Setne takes the book
Setne said to Ahwere: "Let me have this book that I see between you and Naneferkaptah, or else I will take it by force!" Naneferkaptah rose from the bier and said: "Are you Setne, to whom this woman has told these dire things and you have not accepted them? The said book, will you be able to seize it through the power of a good scribe, or through skill in playing draughts with me? Let the two of us play draughts for it!" Said Setne, "I am ready."
They put before them the game board with its pieces, and they both played. Naneferkaptah won one game from Setne. He recited a spell to him, struck his head with the game-box that was before him, and made him sink into the ground as far as his legs. He did the same with the second game. He won it from Setne, and made him sink into the ground as far as his phallus. He did the same with the third game, and made him sink into the ground as far as his ears. After this Setne was in great straits at the hands of Naneferkaptah.
Setne called to his foster-brother Inaros, saying: "Hasten up to the earth and tell Pharaoh everything that has happened to me; and bring the amulets of my father Ptah and my books of sorcery." He hastened up to the earth and told Pharaoh everything that had happened to Setne. Pharaoh said: "Take him the amulets of his father Ptah and his books of sorcery." Inaros hastened down into the tomb. He put the amulets on the body of Setne, and he jumped up in that very moment. Setne stretched out his hand for the book and seized it. Then, as Setne came up from the tomb, light went before him, darkness went behind him, and Ahwere wept after him, saying: "Hail, O darkness! Farewell, O light! Everything that was in the tomb has departed!" Naneferkaptah said to Ahwere: "Let your heart not grieve. I will make him bring this book back here, with a forked stick in his hand and a lighted brazier on his head!"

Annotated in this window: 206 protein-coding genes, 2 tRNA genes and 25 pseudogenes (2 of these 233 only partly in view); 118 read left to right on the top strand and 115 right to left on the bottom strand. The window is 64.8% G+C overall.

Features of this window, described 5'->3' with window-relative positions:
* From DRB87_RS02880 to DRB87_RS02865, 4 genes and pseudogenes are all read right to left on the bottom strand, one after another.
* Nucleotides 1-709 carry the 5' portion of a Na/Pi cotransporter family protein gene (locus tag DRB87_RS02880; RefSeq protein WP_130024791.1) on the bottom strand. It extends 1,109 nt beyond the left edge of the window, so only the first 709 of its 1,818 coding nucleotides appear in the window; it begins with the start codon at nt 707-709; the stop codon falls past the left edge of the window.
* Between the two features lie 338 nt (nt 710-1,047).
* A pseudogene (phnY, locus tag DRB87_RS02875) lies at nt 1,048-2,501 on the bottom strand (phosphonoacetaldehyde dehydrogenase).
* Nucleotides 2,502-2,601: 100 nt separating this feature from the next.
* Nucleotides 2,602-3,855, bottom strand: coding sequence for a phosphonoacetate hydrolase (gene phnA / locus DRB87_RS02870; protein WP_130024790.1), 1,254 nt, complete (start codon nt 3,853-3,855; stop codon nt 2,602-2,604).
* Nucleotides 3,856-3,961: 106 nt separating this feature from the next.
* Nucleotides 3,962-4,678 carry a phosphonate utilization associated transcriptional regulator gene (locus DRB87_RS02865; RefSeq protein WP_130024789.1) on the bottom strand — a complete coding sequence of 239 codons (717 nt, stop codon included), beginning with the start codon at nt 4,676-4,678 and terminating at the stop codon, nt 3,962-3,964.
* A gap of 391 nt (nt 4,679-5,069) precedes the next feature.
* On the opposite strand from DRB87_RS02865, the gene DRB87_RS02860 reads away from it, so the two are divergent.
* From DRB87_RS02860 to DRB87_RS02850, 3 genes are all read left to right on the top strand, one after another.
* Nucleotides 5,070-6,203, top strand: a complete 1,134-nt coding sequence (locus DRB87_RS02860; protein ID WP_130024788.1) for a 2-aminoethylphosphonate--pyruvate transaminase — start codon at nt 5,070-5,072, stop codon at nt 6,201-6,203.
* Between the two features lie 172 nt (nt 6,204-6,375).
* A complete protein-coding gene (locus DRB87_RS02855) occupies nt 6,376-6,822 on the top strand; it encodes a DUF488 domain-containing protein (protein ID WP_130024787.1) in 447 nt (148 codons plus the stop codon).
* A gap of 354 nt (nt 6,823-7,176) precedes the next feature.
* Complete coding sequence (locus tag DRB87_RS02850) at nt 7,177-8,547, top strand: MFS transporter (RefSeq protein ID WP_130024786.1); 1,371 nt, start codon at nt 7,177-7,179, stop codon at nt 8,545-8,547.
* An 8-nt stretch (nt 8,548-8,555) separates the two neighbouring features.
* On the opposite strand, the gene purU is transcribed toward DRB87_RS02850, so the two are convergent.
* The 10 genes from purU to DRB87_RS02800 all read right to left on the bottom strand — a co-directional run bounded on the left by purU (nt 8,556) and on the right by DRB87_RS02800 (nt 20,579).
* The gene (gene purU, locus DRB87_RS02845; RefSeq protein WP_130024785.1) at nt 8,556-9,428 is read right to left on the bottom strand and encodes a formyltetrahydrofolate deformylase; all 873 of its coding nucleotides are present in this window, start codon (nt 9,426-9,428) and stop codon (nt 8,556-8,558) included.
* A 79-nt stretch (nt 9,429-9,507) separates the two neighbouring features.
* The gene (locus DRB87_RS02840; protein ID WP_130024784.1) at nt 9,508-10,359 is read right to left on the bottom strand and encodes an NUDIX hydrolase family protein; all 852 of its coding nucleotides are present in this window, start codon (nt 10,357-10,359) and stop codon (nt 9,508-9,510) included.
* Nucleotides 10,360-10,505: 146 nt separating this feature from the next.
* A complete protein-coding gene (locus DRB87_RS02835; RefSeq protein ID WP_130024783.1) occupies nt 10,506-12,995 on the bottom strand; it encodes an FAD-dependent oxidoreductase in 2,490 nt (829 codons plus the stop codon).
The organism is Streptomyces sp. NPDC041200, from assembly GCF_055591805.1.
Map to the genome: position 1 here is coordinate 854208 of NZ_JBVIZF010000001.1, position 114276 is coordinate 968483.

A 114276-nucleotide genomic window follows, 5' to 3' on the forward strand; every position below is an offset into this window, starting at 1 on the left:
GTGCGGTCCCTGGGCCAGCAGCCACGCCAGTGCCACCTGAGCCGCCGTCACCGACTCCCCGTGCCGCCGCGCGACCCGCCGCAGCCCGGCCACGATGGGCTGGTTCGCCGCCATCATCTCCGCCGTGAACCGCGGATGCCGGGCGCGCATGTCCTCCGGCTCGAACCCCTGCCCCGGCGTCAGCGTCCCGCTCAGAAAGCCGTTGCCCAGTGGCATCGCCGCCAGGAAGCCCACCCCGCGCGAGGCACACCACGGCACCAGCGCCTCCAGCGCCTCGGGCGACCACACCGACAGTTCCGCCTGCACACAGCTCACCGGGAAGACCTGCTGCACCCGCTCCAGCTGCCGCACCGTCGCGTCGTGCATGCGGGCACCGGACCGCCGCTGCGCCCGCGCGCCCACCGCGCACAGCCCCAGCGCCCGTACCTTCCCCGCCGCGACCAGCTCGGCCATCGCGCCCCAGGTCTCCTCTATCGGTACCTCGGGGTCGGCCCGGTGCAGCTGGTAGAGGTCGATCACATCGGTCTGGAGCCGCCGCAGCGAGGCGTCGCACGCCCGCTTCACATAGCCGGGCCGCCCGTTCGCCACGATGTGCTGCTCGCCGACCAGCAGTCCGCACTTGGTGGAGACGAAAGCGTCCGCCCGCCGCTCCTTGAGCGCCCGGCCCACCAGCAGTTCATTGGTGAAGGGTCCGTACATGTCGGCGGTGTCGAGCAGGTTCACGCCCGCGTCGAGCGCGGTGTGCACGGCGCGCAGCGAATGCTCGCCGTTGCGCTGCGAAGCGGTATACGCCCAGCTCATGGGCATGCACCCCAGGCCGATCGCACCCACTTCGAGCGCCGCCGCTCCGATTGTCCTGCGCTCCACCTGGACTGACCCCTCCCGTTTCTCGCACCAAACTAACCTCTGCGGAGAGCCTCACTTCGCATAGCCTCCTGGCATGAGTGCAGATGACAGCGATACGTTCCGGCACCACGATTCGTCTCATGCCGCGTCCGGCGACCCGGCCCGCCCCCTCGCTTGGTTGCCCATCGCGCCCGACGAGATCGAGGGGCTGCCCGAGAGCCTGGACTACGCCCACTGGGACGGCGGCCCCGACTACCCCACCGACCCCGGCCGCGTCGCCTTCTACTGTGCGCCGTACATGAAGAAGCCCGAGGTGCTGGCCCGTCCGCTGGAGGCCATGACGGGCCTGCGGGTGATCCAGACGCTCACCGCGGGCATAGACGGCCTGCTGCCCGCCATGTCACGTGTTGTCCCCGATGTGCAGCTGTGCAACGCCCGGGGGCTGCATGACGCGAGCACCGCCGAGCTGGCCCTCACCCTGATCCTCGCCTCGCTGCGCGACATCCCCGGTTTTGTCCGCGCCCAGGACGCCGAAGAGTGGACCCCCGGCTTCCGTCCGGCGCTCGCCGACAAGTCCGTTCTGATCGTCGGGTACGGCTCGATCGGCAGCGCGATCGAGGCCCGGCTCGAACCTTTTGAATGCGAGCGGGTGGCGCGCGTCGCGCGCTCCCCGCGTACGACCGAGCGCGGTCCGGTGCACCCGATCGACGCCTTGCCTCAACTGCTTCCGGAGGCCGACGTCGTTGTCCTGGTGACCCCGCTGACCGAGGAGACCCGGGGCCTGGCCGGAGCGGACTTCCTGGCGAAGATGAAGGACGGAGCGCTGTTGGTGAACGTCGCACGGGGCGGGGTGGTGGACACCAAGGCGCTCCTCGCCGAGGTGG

Setne came up from the tomb and made it fast behind him, as it had been. Setne went before Pharaoh and related to him the things that had happened to him on account of the book. Pharaoh said to Setne: "Take this book back to the tomb of Naneferkaptah like a wise man, or else he will make you take it back with a forked stick in your hand and a lighted brazier on your head." Setne did not listen to him. Then Setne had no occupation on earth but to unroll the book and read from it to everyone.
Setne and Ta~onhu
After this it happened
one day that Setne was strolling in the forecourt of the temple
of Ptah. Then he saw [a woman] who was very beautiful, there being
no other woman like her in appearance. She was beautiful and wore
many golden jewels, and maid servants walked behind her as well
as two men servants belonging to her household. The moment Setne
saw her, he did not know where on earth he was. He called his
man servant, saying: "Hasten to the place where this woman
is, and find out what her position is." The man servant
hastened to the place where the woman was. He called to the maid servant who was following her and asked her, saying, "What woman is this?" She told him: "It is Tabubu, the daughter of the prophet of Bastet, mistress of Ankhtawi. She has come here to worship Ptah, the great god."
The servant returned to Setne and related to him every word she had said to him. Setne said to the servant: "Go, say to the maid, 'It is Setne Khamwas, the son of Pharaoh Usermare, who has sent me to say, "I will give you ten pieces of gold-spend an hour with me. Or do you have a complaint of wrongdoing? I will have it settled for you. I will have you taken to a hidden place where no one on earth shall find you." ' "
The servant returned to the place where Tabubu was. He called her maid and told her. She cried out as if what he said was an insult Tabubu said to the servant: "Stop talking to this foolish maid; come and speak with me." The servant hastened to where Tabubu was and said to her: "I will give you ten pieces of gold; spend an hour with Setne Khamwas, the son of Pharaoh Usermare. If you have a complaint of wrongdoing, he will have it settled for you. He will take you to a hidden place where no one on earth shall find you."
Tabubu said: "Go, tell Setne, 'I am of priestly rank, I am not a low person. If you desire to do what you wish with me, you must come to Bubastis, to my house. It is furnished with everything, and you shall do what you wish with me, without anyone on earth finding me and without my acting like a low woman of the street.' "